Professor Eric Matthews is an Emeritus Professor of Philosophy and is currently an Honorary Research Professor of Medical and Psychiatric Ethics. He studied both as an undergraduate and a postgraduate at Oxford, but his career has been spent mainly in Aberdeen, apart from two visiting appointments at universities in the United States.
Eric Matthews’ main research interests lie in two areas: the philosophy and ethics of medicine, especially psychiatry; and twentieth century French philosophy. He is an internationally recognized figure in the rapidly expanding field of the philosophy of psychiatry, in which he continues to publish and to speak at international conferences. In the last few years, he has given invited papers at conferences in Finland, Sweden, Germany, France, Belgium, Spain, Portugal, Italy, South Africa, U.S.A., New Zealand, and the UK, and has been a keynote speaker at a workshop organised by the Wellcome Trust on the ethics of psychiatry. He is a member of the National Committee of the Royal College of Psychiatrists Philosophy Special Interest Group, and of the Steering Committee for the International Network for Philosophy and Psychiatry.
Recent publications in this field include: "Mental and Physical Illness: An Unsustainable Separation?" (in Eastman and Peay (eds), Law without Enforcement, Oxford, Hart Publishing, 1999); "Moral Vision and the Idea of Mental Illness" (PPP:Philosophy, Psychiatry, Psychology, 6, 4, 1999); "Autonomy and the Psychiatric Patient" (Journal of Applied Philosophy, 17, 1, 2000); "Personal Identity and Mental Health" (in Thomasma, Weisstub and Hervé (eds), Personhood and Health Care, Dordrecht, Kluwer, 2001); "How can a mind be sick?" (in Fulford, Sadler and Stanghellini (eds), Nature and Narrative (Oxford, OUP, 2003); "Merleau-Ponty’s Body-Subject and Psychiatry" (International Review of Psychiatry, 16, 2004);" The relevance of phenomenology", PPP: Philosophy, Psychiatry, and Psychology, 12, 3, 2005, pp. 205-207; "Dementia and the Identity of the Person", in Hughes et al., (eds), Dementia: Mind Meaning and the Person, OUP 2006; "Suspicions of Schizophrenia" (in Chung et al. (eds), The Philosophical Understanding of Schizophrenia, OUP, 2007); "Is Autonomy Relevant to Psychiatric Ethics?" (in Nys et al (eds), Autonomy and Paternalism, Leuven, Peeters, 2007);a monograph Body-Subjects and Disordered Minds, Oxford, OUP, 2007; "Against definition", PPP: Philosophy, Psychiatry, and Psychology, 16, 1, 2009, pp.53-57;and "Explaining addiction", PPP: Philosophy, Psychiatry, and Psychology, 17, 1, 2010, pp.23-26. A publication of related interest is his book Mind, in the "Key Concepts in Philosophy" series published by Continuum Press (London and New York, 2005).A conference is being organised in Aberdeen in October 2011, by the Royal College of Psychiatrists Philosophy Special Interest Group, to honour Eric Matthews' contribution to the field of philosophy of psychiatry. The theme of the conference will be "Mental Health and the Human Good"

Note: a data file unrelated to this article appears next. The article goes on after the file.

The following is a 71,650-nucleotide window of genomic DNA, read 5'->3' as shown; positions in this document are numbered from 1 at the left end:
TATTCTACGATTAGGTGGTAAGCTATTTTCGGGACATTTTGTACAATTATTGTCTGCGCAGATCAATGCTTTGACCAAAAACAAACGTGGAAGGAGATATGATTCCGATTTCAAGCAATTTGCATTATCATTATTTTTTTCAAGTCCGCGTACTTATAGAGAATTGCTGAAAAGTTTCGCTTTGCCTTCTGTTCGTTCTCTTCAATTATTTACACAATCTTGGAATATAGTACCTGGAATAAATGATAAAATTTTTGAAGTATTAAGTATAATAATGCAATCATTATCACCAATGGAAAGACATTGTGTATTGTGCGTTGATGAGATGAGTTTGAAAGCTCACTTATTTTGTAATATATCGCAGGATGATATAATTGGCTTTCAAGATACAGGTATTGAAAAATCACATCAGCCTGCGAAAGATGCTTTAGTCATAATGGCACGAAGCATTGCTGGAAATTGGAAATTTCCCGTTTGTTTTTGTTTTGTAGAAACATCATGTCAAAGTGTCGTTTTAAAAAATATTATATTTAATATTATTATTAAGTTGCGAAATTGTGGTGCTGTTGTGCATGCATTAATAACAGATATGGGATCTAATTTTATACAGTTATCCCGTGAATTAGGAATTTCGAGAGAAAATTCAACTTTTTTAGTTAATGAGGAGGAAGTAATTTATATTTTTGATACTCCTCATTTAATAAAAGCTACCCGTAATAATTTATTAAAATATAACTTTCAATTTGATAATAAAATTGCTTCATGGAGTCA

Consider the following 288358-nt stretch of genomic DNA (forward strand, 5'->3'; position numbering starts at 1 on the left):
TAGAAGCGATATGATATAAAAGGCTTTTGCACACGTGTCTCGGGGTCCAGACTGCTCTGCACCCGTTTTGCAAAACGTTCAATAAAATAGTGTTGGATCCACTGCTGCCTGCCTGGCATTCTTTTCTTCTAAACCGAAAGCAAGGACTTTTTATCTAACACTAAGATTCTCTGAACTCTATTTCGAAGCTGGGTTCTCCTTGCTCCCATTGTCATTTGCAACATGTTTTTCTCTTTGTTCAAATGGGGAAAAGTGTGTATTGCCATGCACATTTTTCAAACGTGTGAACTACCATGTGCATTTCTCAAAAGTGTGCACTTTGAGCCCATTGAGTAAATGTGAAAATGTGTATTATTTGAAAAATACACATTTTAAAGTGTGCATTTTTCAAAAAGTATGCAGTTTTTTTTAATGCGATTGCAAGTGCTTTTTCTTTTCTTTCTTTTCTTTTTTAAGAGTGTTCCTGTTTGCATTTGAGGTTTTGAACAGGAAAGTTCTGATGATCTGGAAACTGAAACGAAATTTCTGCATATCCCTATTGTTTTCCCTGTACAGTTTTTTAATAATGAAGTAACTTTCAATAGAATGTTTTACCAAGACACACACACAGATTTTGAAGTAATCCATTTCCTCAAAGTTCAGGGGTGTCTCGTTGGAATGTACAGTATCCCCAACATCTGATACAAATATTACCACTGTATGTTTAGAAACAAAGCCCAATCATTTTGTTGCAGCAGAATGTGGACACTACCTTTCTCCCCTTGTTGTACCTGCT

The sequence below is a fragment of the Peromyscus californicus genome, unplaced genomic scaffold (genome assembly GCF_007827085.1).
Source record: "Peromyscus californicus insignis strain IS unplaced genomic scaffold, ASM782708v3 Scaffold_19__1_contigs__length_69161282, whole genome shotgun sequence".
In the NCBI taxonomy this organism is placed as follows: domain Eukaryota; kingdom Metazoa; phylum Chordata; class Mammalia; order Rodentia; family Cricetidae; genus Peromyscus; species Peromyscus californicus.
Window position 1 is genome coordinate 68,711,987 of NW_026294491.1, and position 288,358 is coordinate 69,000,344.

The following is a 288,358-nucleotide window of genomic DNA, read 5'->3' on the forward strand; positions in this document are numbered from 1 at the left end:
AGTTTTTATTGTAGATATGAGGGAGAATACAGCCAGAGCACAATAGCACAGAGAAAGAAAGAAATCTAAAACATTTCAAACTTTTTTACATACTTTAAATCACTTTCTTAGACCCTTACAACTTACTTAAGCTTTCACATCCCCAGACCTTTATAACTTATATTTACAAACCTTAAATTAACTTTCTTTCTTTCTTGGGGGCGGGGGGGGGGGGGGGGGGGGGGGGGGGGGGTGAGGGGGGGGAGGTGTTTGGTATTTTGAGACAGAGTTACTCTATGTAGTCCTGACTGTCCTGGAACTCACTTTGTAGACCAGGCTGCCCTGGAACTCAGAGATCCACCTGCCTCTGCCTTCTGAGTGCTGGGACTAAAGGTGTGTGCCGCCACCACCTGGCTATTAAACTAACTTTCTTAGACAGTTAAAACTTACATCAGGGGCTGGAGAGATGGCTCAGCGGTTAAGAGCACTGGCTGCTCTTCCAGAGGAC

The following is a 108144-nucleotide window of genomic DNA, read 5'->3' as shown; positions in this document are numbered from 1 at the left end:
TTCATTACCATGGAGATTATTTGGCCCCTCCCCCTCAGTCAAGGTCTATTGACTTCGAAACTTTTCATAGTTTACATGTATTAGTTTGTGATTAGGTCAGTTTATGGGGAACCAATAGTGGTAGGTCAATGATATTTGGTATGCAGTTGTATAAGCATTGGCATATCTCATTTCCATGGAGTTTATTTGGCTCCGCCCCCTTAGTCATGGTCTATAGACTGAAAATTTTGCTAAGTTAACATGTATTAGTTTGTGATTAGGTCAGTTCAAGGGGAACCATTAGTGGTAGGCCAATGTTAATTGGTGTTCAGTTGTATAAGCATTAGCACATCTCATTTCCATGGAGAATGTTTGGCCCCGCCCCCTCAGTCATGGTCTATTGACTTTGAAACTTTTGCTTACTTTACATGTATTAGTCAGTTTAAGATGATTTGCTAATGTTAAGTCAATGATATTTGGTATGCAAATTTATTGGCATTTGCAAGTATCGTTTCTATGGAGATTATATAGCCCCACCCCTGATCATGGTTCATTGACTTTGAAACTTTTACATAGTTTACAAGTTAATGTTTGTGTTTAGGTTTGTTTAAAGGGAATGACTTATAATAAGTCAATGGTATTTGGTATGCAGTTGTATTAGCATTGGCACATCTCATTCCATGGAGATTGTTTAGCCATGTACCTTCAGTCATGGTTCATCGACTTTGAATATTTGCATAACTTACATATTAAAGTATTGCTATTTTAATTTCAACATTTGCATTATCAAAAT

In the broader field of medical ethics, recent research activities include participation in two research groups on the ethics of communicating genetic information, funded by the Wellcome Trust; acting as ethical advisor to a research project on data management committees; and co-directing an international and interdisciplinary research project on ethical and policy issues in the forthcoming crisis of aging. The outcome of the last-named project was a report, which has been published by the Nuffield Trust, the funders of the project (Eric Matthews and Elizabeth Russell, Rationing Medical Care on the Basis of Age: The Moral Dimensions, Oxford/Seattle, Radcliffe Publishing, 2005). Professor Matthews is currently a member of an interdisciplinary research group based at the University of Nottingham, working on ethical, social and legal issues connected with personality disorder, and of a Swedish group concerned with the ethics of dementia care.
His interest in modern French philosophy is centred above all on three authors, Bergson, Sartre and Merleau-Ponty. His recent publications in this area include: Twentieth Century French Philosophy, published by OUP in 1996; The Philosophy of Merleau-Ponty, published by Acumen Publishing in 2002; "Bergson’s Concept of a Person" (in John Mullarkey (ed), The New Bergson, Manchester UP, 1999); "Temporality, Subjectivity and History in Merleau-Ponty’s Phenomenology" (Philosophical Inquiry, Vol. XXI, 1999); "Maurice Merleau-Ponty" (in Companion to Modern French Thought, Routledge, 2004); "Merleau-Ponty’s Phenomenology of Perception" (in J. Shand (ed), Central Works of Philosophy, Vol. 4, Acumen Publishing, 2006); and Merleau-Ponty: A Guide for the Perplexed (Continuum Press, 2007).